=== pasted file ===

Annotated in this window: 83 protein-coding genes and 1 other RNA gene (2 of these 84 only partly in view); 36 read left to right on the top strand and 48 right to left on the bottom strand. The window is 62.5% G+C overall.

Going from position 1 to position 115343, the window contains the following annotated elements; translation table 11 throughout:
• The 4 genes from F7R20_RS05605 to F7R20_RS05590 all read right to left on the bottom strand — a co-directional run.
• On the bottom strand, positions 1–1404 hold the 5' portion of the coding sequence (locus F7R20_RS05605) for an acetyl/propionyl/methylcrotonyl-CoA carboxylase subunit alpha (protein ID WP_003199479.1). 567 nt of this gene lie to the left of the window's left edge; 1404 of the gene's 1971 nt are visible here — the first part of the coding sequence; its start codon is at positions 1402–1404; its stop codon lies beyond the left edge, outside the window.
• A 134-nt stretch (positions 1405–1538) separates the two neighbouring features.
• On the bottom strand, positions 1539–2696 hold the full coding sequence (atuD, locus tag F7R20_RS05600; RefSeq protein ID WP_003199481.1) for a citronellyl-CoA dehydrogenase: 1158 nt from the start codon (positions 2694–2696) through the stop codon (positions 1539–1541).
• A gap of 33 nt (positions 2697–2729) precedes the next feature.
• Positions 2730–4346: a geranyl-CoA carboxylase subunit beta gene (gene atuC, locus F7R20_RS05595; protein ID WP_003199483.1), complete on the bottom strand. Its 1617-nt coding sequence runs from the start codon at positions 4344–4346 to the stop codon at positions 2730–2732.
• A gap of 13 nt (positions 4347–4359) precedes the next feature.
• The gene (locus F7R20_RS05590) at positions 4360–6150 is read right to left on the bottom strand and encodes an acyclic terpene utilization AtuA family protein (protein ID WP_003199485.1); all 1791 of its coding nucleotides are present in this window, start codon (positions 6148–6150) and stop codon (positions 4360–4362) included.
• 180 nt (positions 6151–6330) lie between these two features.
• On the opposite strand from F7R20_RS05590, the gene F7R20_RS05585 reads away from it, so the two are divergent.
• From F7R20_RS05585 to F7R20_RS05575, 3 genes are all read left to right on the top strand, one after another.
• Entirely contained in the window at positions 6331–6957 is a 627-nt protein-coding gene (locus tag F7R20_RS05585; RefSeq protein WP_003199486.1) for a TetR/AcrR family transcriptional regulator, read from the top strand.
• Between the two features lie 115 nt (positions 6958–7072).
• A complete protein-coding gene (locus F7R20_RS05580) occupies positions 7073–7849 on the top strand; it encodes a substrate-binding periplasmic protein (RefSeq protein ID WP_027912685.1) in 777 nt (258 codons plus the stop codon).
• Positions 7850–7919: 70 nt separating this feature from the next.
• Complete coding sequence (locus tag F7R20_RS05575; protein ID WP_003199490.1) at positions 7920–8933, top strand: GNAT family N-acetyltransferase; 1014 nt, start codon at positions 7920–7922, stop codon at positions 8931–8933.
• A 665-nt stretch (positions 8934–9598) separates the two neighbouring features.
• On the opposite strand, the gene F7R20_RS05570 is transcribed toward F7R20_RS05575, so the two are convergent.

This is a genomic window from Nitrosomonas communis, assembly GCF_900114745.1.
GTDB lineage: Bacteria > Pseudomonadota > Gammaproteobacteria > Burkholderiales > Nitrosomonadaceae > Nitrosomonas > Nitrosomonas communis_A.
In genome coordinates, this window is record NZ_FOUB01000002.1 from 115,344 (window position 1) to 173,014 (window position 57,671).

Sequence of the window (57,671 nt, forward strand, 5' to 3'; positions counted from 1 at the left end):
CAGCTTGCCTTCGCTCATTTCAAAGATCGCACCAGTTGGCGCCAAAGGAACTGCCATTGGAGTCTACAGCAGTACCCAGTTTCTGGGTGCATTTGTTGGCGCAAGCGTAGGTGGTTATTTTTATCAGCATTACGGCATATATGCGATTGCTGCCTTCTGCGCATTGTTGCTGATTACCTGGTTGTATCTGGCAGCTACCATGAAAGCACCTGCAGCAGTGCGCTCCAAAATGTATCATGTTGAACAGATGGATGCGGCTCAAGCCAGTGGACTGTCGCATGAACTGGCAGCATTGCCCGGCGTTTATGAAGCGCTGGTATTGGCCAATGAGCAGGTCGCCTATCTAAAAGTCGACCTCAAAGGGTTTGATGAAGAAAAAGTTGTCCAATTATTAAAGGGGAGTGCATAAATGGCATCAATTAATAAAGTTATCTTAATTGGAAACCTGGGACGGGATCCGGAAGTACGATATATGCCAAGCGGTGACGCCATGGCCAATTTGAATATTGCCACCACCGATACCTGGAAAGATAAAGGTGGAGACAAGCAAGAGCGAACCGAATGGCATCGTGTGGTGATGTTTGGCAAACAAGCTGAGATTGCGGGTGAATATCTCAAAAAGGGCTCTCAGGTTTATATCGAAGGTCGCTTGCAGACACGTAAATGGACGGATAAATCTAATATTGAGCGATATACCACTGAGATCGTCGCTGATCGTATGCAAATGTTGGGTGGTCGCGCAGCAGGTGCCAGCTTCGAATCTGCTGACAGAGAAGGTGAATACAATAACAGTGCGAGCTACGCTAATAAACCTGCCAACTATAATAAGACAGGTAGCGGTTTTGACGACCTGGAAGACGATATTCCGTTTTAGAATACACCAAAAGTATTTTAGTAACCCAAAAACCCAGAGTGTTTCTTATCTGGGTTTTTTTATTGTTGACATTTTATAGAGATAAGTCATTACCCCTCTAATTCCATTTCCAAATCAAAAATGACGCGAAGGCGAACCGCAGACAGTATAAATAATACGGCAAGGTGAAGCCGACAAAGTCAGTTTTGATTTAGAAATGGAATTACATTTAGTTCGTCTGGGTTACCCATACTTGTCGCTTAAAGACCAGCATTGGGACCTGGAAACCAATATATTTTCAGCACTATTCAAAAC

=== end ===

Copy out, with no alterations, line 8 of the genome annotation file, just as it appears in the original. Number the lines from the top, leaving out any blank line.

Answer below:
• Positions 2730–4346: a geranyl-CoA carboxylase subunit beta gene (gene atuC, locus F7R20_RS05595; protein ID WP_003199483.1), complete on the bottom strand. Its 1617-nt coding sequence runs from the start codon at positions 4344–4346 to the stop codon at positions 2730–2732.